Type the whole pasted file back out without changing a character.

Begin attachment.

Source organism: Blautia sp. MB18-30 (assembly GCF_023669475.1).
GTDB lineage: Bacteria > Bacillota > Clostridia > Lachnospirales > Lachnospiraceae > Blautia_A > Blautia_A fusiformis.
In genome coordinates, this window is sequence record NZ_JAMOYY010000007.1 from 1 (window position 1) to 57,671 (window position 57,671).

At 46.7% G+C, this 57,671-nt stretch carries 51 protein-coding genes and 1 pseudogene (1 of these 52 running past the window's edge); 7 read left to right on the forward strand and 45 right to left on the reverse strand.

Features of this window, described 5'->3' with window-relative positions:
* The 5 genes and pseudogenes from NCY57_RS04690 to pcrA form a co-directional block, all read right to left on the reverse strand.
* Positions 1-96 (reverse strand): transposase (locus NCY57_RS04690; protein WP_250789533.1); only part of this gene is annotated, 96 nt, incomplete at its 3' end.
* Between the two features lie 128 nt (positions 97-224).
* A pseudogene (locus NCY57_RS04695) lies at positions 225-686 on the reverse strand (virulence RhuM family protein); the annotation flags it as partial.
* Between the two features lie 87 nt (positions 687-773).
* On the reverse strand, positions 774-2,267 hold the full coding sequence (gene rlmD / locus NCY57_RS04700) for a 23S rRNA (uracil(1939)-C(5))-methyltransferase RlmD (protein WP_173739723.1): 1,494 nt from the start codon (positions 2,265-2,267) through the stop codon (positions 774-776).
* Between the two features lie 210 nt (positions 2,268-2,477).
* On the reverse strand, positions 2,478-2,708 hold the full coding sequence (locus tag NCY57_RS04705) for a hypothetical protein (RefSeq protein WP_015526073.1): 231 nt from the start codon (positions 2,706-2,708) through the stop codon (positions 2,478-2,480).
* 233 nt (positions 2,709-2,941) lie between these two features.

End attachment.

Source organism: Blautia sp. MB18-30 (assembly GCF_023669475.1).
GTDB lineage: Bacteria > Bacillota > Clostridia > Lachnospirales > Lachnospiraceae > Blautia_A > Blautia_A fusiformis.
In genome coordinates, this window is sequence record NZ_JAMOYY010000007.1 from 1 (window position 1) to 57,671 (window position 57,671).

At 46.7% G+C, this 57,671-nt stretch carries 51 protein-coding genes and 1 pseudogene (1 of these 52 running past the window's edge); 7 read left to right on the forward strand and 45 right to left on the reverse strand.

Features of this window, described 5'->3' with window-relative positions:
* The 5 genes and pseudogenes from NCY57_RS04690 to pcrA form a co-directional block, all read right to left on the reverse strand.
* Positions 1-96 (reverse strand): transposase (locus NCY57_RS04690; protein WP_250789533.1); only part of this gene is annotated, 96 nt, incomplete at its 3' end.
* Between the two features lie 128 nt (positions 97-224).
* A pseudogene (locus NCY57_RS04695) lies at positions 225-686 on the reverse strand (virulence RhuM family protein); the annotation flags it as partial.
* Between the two features lie 87 nt (positions 687-773).
* On the reverse strand, positions 774-2,267 hold the full coding sequence (gene rlmD / locus NCY57_RS04700) for a 23S rRNA (uracil(1939)-C(5))-methyltransferase RlmD (protein WP_173739723.1): 1,494 nt from the start codon (positions 2,265-2,267) through the stop codon (positions 774-776).
* Between the two features lie 210 nt (positions 2,268-2,477).
* On the reverse strand, positions 2,478-2,708 hold the full coding sequence (locus tag NCY57_RS04705) for a hypothetical protein (RefSeq protein WP_015526073.1): 231 nt from the start codon (positions 2,706-2,708) through the stop codon (positions 2,478-2,480).
* 233 nt (positions 2,709-2,941) lie between these two features.